New thematic series: Structure and mechanism of nanomotors in the cell

We are pleased to bring to you a new thematic series published in Cell & Bioscience, Structure and mechanism of nanomotors in the cell. This series is expertly edited by Dr Peixuan Guo, Director of the Nanobiotechnology Center at the University of Kentucky, USA.

The article collection focuses on biomotors for DNA translocation. Nucleic acid translocases are ubiquitous biomotors involved in a variety of processes essential for living systems, i.e. cell mitosis, bacterial binary fission, genome replication, DNA repair, RNA transcription, homologous recombination, Holliday junction resolution, viral genome packaging and intracellular nucleic acid trafficking. Such biomotors were once classified into two categories: linear and rotation motors.

Recently, a third class of motor employing a revolution mechanism without rotation has been discovered. While the mechanism of translocation varies in each category, motion is always ATP-driven. This special issue aims to review the latest findings in structure, function, genetics, and biochemistry of nucleic acid translocation motors in bacteria, archaea, bacteriophages and eukaryotic cells.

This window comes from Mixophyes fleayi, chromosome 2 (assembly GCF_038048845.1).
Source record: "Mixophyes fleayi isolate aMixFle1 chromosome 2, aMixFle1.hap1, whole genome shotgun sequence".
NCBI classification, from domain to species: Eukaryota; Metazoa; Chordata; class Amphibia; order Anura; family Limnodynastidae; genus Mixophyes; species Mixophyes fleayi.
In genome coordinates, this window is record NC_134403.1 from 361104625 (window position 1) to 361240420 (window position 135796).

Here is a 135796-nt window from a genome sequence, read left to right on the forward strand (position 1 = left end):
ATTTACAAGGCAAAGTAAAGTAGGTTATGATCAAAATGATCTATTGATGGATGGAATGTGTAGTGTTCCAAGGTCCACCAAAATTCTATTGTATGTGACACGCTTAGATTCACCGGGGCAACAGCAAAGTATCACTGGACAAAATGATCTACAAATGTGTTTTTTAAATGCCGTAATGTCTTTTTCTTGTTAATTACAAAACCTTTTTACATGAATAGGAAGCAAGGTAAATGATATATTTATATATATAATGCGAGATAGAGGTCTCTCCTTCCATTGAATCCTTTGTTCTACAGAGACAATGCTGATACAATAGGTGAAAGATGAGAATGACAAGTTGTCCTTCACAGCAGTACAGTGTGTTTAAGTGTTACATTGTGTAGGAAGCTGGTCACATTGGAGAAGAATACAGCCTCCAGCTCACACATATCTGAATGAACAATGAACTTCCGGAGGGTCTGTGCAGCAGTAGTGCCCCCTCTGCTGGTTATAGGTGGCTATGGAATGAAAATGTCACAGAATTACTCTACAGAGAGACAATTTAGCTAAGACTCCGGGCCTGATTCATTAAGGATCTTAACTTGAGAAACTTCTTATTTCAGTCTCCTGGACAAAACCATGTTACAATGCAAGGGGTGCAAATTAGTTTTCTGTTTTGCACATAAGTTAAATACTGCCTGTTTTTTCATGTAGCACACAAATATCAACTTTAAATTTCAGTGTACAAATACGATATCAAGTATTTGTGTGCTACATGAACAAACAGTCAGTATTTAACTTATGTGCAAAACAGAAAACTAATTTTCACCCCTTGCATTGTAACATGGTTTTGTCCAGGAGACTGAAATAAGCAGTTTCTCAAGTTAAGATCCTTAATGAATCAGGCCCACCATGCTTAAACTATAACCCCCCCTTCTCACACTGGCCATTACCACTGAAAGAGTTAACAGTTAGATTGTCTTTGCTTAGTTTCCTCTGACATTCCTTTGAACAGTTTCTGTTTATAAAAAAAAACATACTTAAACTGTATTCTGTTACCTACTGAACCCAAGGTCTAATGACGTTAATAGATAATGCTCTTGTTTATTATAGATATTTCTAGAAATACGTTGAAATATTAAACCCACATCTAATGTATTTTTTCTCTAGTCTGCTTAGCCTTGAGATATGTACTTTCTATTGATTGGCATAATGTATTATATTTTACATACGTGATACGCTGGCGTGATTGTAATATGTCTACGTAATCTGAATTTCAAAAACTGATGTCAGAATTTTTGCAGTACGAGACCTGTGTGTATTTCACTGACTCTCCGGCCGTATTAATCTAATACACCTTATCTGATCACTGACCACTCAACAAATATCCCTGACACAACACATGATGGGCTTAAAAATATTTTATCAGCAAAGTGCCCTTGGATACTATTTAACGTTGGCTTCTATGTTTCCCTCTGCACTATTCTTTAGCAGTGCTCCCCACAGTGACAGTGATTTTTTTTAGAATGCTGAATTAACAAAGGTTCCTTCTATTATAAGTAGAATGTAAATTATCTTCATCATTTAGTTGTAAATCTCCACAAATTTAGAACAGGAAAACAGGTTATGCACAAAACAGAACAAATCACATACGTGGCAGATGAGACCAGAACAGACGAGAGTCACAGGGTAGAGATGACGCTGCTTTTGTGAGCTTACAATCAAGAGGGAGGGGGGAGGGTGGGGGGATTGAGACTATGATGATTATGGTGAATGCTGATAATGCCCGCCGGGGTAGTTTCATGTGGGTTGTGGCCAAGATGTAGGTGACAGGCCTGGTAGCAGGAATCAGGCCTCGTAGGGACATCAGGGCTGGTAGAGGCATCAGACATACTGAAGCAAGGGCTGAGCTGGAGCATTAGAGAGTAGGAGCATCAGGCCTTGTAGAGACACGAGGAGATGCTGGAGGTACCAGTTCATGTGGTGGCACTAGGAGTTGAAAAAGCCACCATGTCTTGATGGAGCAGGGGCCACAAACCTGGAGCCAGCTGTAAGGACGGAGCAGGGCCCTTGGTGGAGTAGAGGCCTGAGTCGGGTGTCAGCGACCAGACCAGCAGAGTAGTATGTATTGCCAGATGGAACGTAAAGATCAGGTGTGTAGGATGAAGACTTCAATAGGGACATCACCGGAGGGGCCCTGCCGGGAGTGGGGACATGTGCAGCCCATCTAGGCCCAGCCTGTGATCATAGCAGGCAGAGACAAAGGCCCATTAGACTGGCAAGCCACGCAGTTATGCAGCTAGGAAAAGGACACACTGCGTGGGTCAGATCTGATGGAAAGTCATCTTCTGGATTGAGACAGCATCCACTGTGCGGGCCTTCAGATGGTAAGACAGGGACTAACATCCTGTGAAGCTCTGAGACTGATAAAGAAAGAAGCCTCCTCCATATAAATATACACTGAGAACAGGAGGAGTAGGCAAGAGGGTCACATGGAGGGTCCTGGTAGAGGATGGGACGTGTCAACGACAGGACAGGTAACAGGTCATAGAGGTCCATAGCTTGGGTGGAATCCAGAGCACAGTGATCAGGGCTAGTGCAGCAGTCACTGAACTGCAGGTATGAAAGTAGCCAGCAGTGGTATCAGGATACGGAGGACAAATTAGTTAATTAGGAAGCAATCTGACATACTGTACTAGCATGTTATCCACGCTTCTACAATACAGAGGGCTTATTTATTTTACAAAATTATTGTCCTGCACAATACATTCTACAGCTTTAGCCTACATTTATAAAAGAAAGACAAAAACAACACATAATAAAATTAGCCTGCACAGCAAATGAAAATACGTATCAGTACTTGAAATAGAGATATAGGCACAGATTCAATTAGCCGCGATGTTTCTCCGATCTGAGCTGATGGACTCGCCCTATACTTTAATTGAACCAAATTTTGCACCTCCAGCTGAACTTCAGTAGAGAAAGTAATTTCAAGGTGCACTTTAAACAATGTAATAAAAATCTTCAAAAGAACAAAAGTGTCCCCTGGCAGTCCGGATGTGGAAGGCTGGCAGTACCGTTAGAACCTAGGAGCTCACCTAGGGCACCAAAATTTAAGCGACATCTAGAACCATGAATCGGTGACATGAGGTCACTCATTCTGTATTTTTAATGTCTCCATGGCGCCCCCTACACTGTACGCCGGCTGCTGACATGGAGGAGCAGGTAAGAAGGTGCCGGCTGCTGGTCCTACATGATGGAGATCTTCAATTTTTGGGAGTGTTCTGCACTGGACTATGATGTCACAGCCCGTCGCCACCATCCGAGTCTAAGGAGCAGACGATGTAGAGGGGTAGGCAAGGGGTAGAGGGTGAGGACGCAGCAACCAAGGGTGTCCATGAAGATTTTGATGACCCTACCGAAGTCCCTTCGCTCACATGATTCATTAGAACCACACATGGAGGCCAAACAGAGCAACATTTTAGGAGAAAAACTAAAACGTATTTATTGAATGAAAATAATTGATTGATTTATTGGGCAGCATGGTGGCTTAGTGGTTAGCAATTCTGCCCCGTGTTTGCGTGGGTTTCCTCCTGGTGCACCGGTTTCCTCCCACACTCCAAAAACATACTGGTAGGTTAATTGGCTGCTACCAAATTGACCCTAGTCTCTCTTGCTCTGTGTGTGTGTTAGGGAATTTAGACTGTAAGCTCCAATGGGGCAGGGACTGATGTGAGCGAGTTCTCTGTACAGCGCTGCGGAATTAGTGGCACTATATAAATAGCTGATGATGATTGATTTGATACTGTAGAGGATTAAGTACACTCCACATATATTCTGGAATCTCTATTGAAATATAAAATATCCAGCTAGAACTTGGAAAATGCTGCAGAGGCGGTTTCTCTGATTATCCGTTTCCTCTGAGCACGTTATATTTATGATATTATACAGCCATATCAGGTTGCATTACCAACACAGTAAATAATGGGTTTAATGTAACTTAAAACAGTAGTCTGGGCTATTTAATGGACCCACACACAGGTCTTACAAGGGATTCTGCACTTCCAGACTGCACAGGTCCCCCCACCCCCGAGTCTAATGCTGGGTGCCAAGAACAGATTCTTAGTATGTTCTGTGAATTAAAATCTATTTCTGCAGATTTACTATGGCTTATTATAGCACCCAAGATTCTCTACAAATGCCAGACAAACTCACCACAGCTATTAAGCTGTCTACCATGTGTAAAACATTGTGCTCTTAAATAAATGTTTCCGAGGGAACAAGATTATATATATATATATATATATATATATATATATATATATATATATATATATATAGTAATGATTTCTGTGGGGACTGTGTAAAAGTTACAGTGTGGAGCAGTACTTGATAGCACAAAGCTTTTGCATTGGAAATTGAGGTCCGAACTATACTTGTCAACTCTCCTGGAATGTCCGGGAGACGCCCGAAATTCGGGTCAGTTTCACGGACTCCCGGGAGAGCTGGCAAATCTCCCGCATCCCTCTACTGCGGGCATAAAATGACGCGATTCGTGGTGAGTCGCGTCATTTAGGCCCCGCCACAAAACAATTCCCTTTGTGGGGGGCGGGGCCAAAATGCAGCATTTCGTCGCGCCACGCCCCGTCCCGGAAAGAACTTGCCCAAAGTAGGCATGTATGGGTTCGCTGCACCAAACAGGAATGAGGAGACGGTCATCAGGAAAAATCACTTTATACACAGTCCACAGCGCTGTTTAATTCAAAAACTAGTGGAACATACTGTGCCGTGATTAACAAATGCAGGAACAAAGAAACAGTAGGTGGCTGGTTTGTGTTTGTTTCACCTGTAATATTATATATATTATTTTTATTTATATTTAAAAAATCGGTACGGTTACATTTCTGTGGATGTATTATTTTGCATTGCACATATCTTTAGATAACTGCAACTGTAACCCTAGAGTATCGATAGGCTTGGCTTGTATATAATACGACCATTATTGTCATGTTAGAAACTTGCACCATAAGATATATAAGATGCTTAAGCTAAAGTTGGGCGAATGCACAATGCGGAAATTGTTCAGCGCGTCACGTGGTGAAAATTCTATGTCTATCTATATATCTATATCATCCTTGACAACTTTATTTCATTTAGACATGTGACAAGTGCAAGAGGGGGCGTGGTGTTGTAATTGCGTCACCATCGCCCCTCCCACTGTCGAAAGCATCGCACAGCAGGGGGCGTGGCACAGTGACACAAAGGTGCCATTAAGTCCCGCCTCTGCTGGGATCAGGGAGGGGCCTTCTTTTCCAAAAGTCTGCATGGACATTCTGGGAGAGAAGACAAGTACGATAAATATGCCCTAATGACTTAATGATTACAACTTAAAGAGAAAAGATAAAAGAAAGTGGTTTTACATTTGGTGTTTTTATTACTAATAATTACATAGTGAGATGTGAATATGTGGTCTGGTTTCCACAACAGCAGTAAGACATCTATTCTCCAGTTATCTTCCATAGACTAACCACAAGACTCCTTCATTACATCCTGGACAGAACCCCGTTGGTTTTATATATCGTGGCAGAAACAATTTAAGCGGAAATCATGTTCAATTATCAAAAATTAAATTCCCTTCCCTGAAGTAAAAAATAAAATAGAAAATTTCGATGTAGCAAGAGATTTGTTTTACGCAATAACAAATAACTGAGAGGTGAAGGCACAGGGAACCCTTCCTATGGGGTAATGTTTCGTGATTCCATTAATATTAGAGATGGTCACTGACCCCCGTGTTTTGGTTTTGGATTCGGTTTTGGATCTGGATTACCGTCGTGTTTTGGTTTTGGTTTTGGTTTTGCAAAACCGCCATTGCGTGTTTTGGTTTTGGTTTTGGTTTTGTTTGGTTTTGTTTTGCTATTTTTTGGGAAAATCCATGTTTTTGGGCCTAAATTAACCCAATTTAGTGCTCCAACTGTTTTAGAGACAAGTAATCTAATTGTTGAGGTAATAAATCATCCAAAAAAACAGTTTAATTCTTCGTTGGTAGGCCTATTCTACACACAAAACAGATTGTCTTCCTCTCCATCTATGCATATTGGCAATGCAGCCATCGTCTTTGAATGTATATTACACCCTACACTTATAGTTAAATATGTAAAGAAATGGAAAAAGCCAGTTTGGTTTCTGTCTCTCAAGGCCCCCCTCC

We would like to thank Dr Guo for editing and organising this interesting collection of articles, and hope that you enjoy reading them.

 

Motor channel size and chirality as two distinguishing features of revolution and rotation motors.
Image shows motor channel size and chirality as two distinguishing features of revolution and rotation motors. Image credit Guo et al, Two classes of nucleic acid translocation motors: rotation and revolution without rotation, 2014.

View the latest posts on the On Biology homepage

Comments

By commenting, you’re agreeing to follow our community guidelines.

Your email address will not be published. Required fields are marked *